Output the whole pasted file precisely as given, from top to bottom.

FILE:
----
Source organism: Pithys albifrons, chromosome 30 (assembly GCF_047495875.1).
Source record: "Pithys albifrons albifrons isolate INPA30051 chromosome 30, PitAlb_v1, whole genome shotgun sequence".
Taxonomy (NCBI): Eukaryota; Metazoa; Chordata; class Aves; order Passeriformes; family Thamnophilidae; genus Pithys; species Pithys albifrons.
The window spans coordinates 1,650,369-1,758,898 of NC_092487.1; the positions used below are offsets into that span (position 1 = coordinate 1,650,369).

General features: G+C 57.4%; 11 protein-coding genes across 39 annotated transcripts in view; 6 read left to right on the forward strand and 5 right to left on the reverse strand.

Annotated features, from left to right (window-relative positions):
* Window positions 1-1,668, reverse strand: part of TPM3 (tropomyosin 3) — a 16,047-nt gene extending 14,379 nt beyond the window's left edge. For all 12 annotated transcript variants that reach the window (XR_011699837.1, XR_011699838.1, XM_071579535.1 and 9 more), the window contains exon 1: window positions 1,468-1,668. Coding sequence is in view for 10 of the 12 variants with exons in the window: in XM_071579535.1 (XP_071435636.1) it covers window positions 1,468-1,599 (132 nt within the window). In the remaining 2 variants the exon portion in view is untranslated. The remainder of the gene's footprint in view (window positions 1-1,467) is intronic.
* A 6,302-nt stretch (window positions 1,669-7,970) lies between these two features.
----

Source organism: Pithys albifrons, chromosome 30 (assembly GCF_047495875.1).
Source record: "Pithys albifrons albifrons isolate INPA30051 chromosome 30, PitAlb_v1, whole genome shotgun sequence".
Taxonomy (NCBI): Eukaryota; Metazoa; Chordata; class Aves; order Passeriformes; family Thamnophilidae; genus Pithys; species Pithys albifrons.
The window spans coordinates 1,650,369-1,758,898 of NC_092487.1; the positions used below are offsets into that span (position 1 = coordinate 1,650,369).

General features: G+C 57.4%; 11 protein-coding genes across 39 annotated transcripts in view; 6 read left to right on the forward strand and 5 right to left on the reverse strand.

Annotated features, from left to right (window-relative positions):
* Window positions 1-1,668, reverse strand: part of TPM3 (tropomyosin 3) — a 16,047-nt gene extending 14,379 nt beyond the window's left edge. For all 12 annotated transcript variants that reach the window (XR_011699837.1, XR_011699838.1, XM_071579535.1 and 9 more), the window contains exon 1: window positions 1,468-1,668. Coding sequence is in view for 10 of the 12 variants with exons in the window: in XM_071579535.1 (XP_071435636.1) it covers window positions 1,468-1,599 (132 nt within the window). In the remaining 2 variants the exon portion in view is untranslated. The remainder of the gene's footprint in view (window positions 1-1,467) is intronic.
* A 6,302-nt stretch (window positions 1,669-7,970) lies between these two features.